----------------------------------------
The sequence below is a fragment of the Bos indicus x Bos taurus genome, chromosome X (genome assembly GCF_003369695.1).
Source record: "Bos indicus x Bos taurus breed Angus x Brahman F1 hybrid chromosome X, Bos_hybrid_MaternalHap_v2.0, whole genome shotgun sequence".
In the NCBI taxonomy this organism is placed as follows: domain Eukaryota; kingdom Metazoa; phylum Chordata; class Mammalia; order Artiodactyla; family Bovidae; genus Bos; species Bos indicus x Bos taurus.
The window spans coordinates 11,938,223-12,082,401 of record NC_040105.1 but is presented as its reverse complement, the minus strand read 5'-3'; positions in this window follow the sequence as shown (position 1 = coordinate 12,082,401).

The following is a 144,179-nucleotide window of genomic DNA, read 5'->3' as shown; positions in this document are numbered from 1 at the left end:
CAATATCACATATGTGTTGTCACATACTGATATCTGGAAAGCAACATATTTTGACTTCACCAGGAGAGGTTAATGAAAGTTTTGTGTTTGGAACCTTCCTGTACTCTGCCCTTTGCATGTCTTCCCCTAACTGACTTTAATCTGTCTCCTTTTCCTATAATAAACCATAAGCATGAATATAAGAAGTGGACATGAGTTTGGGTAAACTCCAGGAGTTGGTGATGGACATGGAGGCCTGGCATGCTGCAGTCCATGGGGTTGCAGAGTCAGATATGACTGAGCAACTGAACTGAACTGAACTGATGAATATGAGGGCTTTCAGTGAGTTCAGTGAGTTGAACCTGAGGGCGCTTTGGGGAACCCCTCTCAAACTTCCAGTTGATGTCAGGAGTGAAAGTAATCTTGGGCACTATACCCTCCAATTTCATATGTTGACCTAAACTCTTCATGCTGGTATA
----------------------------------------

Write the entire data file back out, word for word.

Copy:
The sequence below is a fragment of the Bos indicus x Bos taurus genome, chromosome X (genome assembly GCF_003369695.1).
Source record: "Bos indicus x Bos taurus breed Angus x Brahman F1 hybrid chromosome X, Bos_hybrid_MaternalHap_v2.0, whole genome shotgun sequence".
In the NCBI taxonomy this organism is placed as follows: domain Eukaryota; kingdom Metazoa; phylum Chordata; class Mammalia; order Artiodactyla; family Bovidae; genus Bos; species Bos indicus x Bos taurus.
The window spans coordinates 11,938,223-12,082,401 of record NC_040105.1 but is presented as its reverse complement, the minus strand read 5'-3'; positions in this window follow the sequence as shown (position 1 = coordinate 12,082,401).

The following is a 144,179-nucleotide window of genomic DNA, read 5'->3' as shown; positions in this document are numbered from 1 at the left end:
CAATATCACATATGTGTTGTCACATACTGATATCTGGAAAGCAACATATTTTGACTTCACCAGGAGAGGTTAATGAAAGTTTTGTGTTTGGAACCTTCCTGTACTCTGCCCTTTGCATGTCTTCCCCTAACTGACTTTAATCTGTCTCCTTTTCCTATAATAAACCATAAGCATGAATATAAGAAGTGGACATGAGTTTGGGTAAACTCCAGGAGTTGGTGATGGACATGGAGGCCTGGCATGCTGCAGTCCATGGGGTTGCAGAGTCAGATATGACTGAGCAACTGAACTGAACTGAACTGATGAATATGAGGGCTTTCAGTGAGTTCAGTGAGTTGAACCTGAGGGCGCTTTGGGGAACCCCTCTCAAACTTCCAGTTGATGTCAGGAGTGAAAGTAATCTTGGGCACTATACCCTCCAATTTCATATGTTGACCTAAACTCTTCATGCTGGTATA